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Minimizing Cybersecurity Impact from Human Error in ICS Networks

Erin Anderson | September 9, 2019

Most industry professionals agree that malicious activities from outside of an organization are a huge risk, so they prioritize strengthening external protections and keep a constant watch on their surroundings. What might come as a surprise is that, last year, 52% of security incidents affecting industrial control systems (ICS) and operational technology (OT) networks were unintentional errors or actions by the employees. Long story short, most issues last year came from inside an organization, which is a problem that needs to be addressed quickly.

Education and Training Should Be High Priority

The first challenge stemming from the human factor is a lack of proper education and training. Untrained staff is more prone to simple mistakes, which could potentially wreak havoc on business continuity. Investment in cybersecurity training, particularly for anyone with access to critical ICS networks, is crucial.

The good news is, organizations are beginning to recognize this as a priority, with almost 30% stating that investing in general cybersecurity awareness programs for employees, including IT, OT and hybrid IT-OT personnel, was a top business initiative for 2019. Staff should always be trained on proper security procedures during onboarding and should also receive periodical retraining to help keep them sharp.

Access Is a Privilege, Not a Right

In addition to providing solid security education and training, organizations should also ensure that only employees whose job functions depend on accessing an ICS network should be allowed near the network. If too many people in an organization are authorized to access vulnerable parts of OT infrastructure, the potential for human error skyrockets. It’s imperative to remember that access is not a right, but a privilege – and should be used responsibly.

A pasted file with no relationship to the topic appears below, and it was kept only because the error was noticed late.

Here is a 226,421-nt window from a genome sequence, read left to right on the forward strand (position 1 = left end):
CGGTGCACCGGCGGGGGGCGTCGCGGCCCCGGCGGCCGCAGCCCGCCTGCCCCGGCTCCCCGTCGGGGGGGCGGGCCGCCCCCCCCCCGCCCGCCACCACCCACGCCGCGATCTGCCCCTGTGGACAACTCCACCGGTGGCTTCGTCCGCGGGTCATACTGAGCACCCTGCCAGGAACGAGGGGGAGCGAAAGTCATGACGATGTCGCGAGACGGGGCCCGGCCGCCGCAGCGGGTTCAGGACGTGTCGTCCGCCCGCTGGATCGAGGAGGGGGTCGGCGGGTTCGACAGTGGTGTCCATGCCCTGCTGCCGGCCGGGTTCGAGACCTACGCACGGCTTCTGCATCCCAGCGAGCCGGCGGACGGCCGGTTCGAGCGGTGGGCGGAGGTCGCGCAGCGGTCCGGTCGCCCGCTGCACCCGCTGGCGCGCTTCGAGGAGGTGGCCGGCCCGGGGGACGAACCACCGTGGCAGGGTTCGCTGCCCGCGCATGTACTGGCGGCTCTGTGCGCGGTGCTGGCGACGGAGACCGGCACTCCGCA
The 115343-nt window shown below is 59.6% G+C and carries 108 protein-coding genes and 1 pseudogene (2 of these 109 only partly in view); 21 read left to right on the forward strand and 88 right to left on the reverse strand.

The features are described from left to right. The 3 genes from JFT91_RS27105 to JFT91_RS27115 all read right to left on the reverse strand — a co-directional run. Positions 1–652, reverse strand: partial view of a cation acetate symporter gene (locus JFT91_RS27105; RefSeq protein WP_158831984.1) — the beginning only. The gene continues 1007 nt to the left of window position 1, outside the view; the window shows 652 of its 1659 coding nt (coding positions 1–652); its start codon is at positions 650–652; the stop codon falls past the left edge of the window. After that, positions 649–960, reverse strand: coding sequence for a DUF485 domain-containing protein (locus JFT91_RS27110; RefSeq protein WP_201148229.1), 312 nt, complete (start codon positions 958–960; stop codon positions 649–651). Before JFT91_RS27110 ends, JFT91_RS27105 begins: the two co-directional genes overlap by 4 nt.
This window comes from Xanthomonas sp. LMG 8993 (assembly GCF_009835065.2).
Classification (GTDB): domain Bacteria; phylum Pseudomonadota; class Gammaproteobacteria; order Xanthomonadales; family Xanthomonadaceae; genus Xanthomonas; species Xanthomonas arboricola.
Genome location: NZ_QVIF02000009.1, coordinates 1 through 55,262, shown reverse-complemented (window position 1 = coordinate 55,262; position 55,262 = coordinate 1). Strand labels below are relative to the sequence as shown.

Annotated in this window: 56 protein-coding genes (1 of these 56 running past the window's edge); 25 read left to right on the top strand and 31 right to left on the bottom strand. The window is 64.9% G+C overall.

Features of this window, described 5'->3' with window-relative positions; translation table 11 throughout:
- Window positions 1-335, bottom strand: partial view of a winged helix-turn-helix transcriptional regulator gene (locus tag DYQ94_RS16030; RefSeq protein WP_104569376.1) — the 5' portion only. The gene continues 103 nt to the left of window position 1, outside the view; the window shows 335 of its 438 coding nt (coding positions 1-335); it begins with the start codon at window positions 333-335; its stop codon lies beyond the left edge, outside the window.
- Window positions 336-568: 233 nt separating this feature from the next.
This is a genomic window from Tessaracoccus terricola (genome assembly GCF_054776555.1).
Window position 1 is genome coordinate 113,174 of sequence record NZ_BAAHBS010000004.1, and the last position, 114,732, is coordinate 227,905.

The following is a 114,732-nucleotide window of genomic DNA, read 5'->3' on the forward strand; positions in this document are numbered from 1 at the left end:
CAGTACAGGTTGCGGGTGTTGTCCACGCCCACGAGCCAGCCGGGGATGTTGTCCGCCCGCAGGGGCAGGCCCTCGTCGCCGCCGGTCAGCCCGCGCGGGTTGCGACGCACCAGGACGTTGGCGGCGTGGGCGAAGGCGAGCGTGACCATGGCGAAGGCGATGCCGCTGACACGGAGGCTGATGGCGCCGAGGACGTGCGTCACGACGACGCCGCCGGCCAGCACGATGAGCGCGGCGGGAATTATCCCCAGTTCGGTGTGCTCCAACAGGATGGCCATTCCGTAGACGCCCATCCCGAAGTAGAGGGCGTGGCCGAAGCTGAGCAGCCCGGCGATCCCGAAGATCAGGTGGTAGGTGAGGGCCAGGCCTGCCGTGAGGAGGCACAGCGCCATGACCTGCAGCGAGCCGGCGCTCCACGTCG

Implementing the proper network access controls, including monitoring for and logging all access attempts, can help provide visibility into who is logging into the network, where they are and when they’re doing it. That way, if something does go wrong, incident response teams have access to important data to be able to trace and eliminate the threat.

Proper Network Configuration Is Key

Network misconfiguration presents another common cybersecurity issue resulting from human error, with misconfigurations accounting for 34% of ICS network vulnerabilities last year. One of the most challenging aspects of keeping an ICS network safe is proper configuration, especially as we enter the age of IoT (Internet of Things) and converging IT-OT networks. As organizations expand their wireless connectivity, complex architectures composed of new devices, legacy OT systems, campus networks and the cloud are emerging, providing more potential points of compromise for an ICS network.

Proper network configuration and segmentation is particularly vital for a company’s OT infrastructure, since many important business and safety processes are controlled by these systems. Any operational failure from a human’s accidental misconfiguration of a device on an ICS network could have severe consequences.

Reducing the Impact of Human Error on ICS Networks

Even if a company establishes a stringent cybersecurity training program, restricts ICS network access to the bare bones, and triple checks their network and device configurations, accidents still happen, since that’s part of human nature. Continuously monitoring an ICS network for indicators of misconfigurations and network access attempts can help prevent possible incidents caused by human error and strengthen the overall ICS cybersecurity posture of an organization.

Deploying an ICS network monitoring tool, combined with a properly trained security team analyzing the data from it, can be a very effective way to help reduce the impact of human error on an ICS network. Some of the important features a tool like this can provide include:

  • Network Visibility: Know which devices are on the ICS network and their risks
  • Asset Management: Ensure devices are configured properly and critical patches have been applied
  • Network Segmentation: Isolate misconfigurations to reduce potential points of entry
  • Network Monitoring and Intrusion Detection: Find out if something goes wrong in real time

To learn more about how you can mitigate risk to your ICS network from the human factor, download the SANS 2019 State of OT/ICS Cybersecurity Survey.

2019 SANS State of OT/ICS Cybersecurity Survey Report